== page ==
The global pandemic response has legally largely relied on the International Health Regulations of 2005, but this instrument does not offer a clear framework for the provision of international assistance in pandemics. The regime of international disaster response law offers a solution and should fill this gap. The concurrent application of both regimes contributes to a comprehensive global approach to the complex challenges of pandemics.
Since the beginning of the pandemic, dramatic surges in COVID-19 cases have caused crises around the world. Rising pressure on health care systems and shortages of medical supplies have put several states in urgent need of assistance at various stages during the pandemic. A striking example is India, where an exponential rise of cases led to heartbreaking scenes in April and May 2021. States have responded to these needs with offers of international assistance, including assistance to India. However, it has been unclear which legal framework applies to international assistance in a pandemic.
The International Health Regulations of 2005 (IHR 2005) have been the main framework for the global response to the COVID-19 pandemic. Earlier this year, two independent panels that reviewed the global pandemic response have highlighted the lack of attention drawn to international cooperation and mutual assistance in the IHR 2005. The panels have recommended revision of the IHR 2005 and even a new ‘pandemic treaty’, but did not come up with detailed proposals that address international assistance in pandemics. However, rather than reinventing the wheel, we should look beyond the IHR 2005 and rely on the rules and principles of international law that already address international assistance in crises, namely international disaster response law. This regime should be integrated into the legal framework on the global pandemic response.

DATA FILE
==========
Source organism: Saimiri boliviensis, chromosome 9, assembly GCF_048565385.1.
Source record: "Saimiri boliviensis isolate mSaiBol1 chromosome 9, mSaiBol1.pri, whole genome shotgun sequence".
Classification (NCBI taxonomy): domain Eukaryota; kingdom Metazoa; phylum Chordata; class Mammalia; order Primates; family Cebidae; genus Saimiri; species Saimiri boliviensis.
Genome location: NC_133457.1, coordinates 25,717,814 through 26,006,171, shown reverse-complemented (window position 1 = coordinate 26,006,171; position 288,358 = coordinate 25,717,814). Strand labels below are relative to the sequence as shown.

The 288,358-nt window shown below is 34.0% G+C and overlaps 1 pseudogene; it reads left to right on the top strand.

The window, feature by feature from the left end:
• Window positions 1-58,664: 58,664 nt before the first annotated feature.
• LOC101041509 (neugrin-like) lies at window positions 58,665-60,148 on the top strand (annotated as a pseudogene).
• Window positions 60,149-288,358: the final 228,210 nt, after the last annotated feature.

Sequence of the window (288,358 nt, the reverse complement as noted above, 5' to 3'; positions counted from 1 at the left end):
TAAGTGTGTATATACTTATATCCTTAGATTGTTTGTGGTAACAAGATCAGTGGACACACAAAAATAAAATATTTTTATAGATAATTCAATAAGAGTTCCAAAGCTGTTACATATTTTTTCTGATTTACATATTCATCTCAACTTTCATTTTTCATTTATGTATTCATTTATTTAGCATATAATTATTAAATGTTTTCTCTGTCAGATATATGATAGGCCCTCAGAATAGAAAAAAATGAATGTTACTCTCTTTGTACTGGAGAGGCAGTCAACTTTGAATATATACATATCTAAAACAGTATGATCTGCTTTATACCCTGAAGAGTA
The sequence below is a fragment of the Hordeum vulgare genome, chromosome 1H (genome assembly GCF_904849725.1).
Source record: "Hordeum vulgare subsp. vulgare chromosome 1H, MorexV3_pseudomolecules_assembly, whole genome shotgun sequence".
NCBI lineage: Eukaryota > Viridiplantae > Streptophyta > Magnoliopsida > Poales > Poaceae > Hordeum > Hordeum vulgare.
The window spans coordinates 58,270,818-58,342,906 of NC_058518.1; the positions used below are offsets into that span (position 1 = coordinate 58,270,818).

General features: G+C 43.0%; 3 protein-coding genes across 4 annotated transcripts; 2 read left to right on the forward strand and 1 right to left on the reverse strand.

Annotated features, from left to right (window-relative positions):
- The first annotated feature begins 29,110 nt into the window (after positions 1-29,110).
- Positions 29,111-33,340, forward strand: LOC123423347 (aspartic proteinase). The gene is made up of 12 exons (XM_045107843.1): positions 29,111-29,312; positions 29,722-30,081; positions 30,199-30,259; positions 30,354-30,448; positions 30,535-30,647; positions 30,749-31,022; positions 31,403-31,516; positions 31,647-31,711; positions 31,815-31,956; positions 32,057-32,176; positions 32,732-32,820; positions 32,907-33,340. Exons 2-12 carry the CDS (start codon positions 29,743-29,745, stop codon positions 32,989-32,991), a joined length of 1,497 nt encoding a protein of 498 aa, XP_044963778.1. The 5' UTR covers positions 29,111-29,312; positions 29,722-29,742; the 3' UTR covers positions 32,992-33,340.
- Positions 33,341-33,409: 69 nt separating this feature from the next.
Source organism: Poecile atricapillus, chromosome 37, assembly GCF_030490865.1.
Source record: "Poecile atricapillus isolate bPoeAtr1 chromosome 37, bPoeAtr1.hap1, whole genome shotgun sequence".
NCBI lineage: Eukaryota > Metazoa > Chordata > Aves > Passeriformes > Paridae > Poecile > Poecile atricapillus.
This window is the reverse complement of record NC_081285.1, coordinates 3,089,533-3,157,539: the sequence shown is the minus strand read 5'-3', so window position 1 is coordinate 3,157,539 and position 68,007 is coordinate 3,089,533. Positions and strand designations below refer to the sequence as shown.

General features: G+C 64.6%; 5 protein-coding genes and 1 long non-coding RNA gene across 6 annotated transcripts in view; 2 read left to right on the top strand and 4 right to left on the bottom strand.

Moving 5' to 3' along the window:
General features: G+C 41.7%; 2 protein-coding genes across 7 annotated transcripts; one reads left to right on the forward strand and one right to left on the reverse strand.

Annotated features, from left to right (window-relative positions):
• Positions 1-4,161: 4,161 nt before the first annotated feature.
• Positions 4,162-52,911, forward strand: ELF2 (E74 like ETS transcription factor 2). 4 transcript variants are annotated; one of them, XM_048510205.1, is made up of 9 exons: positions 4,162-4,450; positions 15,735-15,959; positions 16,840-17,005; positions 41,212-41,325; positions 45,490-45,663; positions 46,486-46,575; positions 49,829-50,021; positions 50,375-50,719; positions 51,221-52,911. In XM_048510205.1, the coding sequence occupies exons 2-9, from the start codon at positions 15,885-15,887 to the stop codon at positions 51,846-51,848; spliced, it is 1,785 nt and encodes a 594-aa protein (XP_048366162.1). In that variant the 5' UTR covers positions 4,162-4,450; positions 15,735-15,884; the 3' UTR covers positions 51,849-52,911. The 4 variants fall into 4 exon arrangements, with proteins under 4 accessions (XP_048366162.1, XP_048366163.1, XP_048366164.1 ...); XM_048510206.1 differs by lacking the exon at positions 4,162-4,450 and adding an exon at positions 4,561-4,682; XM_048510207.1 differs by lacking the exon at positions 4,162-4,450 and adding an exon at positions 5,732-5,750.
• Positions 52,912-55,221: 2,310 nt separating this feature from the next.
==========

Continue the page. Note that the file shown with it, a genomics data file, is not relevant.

International assistance in the International Health Regulations of 2005
The basis for the global COVID-19 pandemic response has been the IHR 2005, on which much has already been written, including on this blog. The IHR 2005 are a binding instrument, designed to be ‘the key global instrument for protection against the international spread of disease’. The IHR 2005 require states to implement minimal core capacities to detect, report and respond to public health threats, including outbreaks of contagious disease, and grants the World Health Organization the power to make temporary non-binding recommendations during a Public Health Emergency of International Concern (Articles 15-18). Yet, the IHR 2005 set minimal expectations for international cooperation in the response to public health threats, such as pandemics. Article 44 compels states to collaborate ‘to the extent possible’, but does not offer any details beyond this general duty. This silence does not match the real-world challenges that come with global pandemics. Leaving aside issues like the distribution of vaccines, the COVID-19 pandemic has shown that international assistance is crucial to provide relief to persons in urgent need. Yet, the IHR 2005 do not provide an appropriate framework to regulate this international assistance in pandemics. This presents an opportunity to explore other applicable regimes of international law. One, in particular, offers a suitable framework: international disaster response law.
International disaster response law